But little is known of effects of geothermal power production when it is scaled up to a level not previously imaginable. Up and running for 6 years now, the plant, in order to comply with environmental protection laws, is re-injecting the geothermal waste water back into the volcanic fractures, a process not hugely dissimilar to fracking. The net result of this ‘experiment’ is the proliferation of what geologists call ‘induced seismicity’, experienced in Hveragerði as earthquakes.
So, again, why am I here? Well, energy production always occurs somewhere, someplace, close to some people, and Hveragerði is such a place. It lives with the energies of the earth, taking up its bounty (greenhouses, rehab clinics, green tourists) and living with its risks (earthquakes, induced seismicity, sulfur pollution).
As a very distinct volcanic island, the earth has played an inordinately active role in Iceland’s history, culture and society. I am constantly reminded of the inseparability of the fiery earth from socio-cultural life, whether it be volcanic eruptions decimating populations and changing rural settlements and agricultural practices throughout the centuries, or stories of rock people and elf folk who populate these craggy and mysterious places. Renewable energy is a more recent manifestation of this ‘earthy relationship’ and is articulated through the promises of green innovations and resisted through the rhetoric of economic justice (or the lack thereof) and environmental concerns. The earth in Iceland is unruly, its forces are potent, and its bounties are plentiful. But it is also deeply embedded in ways of living and modes of telling stories, and I hope to be able to bring you some of these stories along the way. I will try to link geothermal energy, as a form of collaborative earth action, into a broader frame of previous and ongoing earth issues, volcanic outbreaks, earth mythology, (rock people and elf folk) etc. In positioning energy as part of this trajectory, I hope to open up a narrative frame with a broader than usual arc, one that takes the enfolding of the earth with capital seriously. So in many ways this feels like a story of the anthropocene, as free flowing capital intersects with techno-scientific knowledge and the exuberance of a small island nation. However, I will try to tease out the concept a little, not only pushing the neologism beyond geological terrains, but through them, as I examine the ways in which the dystopic (earthquakes) and utopic (green imaginaries) work up and against one another.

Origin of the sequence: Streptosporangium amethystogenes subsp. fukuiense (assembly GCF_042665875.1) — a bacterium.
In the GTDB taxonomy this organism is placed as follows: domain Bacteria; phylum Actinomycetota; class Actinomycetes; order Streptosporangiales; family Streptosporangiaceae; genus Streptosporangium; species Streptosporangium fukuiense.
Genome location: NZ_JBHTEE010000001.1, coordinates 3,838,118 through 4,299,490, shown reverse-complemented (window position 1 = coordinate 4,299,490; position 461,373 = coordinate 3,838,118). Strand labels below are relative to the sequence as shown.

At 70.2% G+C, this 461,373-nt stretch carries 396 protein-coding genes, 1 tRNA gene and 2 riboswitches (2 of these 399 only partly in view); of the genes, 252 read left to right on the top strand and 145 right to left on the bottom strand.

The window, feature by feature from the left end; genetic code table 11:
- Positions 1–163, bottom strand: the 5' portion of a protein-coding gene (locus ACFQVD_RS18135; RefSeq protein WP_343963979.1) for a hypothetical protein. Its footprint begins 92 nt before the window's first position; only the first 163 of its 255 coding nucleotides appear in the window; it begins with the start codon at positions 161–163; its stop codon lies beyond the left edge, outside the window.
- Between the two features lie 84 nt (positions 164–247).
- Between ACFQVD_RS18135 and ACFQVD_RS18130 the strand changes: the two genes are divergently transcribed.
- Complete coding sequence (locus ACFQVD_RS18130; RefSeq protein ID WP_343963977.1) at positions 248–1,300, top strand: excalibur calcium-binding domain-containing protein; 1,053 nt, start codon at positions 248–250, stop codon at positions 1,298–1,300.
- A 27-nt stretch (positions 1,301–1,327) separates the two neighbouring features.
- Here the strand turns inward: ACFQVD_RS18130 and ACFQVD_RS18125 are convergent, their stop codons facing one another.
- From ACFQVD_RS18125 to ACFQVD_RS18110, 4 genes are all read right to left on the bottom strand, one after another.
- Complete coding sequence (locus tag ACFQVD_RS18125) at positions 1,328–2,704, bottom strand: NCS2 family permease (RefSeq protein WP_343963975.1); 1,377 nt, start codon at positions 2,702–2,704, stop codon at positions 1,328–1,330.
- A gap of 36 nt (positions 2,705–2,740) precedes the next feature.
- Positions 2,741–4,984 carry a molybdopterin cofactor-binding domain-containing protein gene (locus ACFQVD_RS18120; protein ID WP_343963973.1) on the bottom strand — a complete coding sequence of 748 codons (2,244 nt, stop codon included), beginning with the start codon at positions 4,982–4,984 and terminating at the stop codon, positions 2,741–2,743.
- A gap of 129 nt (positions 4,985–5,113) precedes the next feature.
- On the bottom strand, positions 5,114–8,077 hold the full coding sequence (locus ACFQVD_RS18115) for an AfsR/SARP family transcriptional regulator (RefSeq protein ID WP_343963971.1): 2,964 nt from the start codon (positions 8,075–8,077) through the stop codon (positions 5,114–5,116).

But again, back to Hveragerði. The town has experienced many earthquakes over the years, but a particularly large one in 2008 (6 Richter) has stepped up the levels of anxiety associated with living in a tectonically active area. The previous quakes are described as being more local, and thereby more knowable and manageable, but the one from 2008 brought with it a sense of earthquake as ‘other’ and rattled the town accordingly. Wedded to this sense of otherness are the multiple small earthquakes being triggered by induced seismicity, something that the town is finding difficult to live with. As geothermal scales up for aluminium production, so do many other forms of action and emotion.
There are many questions to think about while I am here over the next few months, but in a broad sense I will be trying to enquire into how it is that the people of the town ‘get along’ with the energies of the earth in an everyday sense.
See you next time!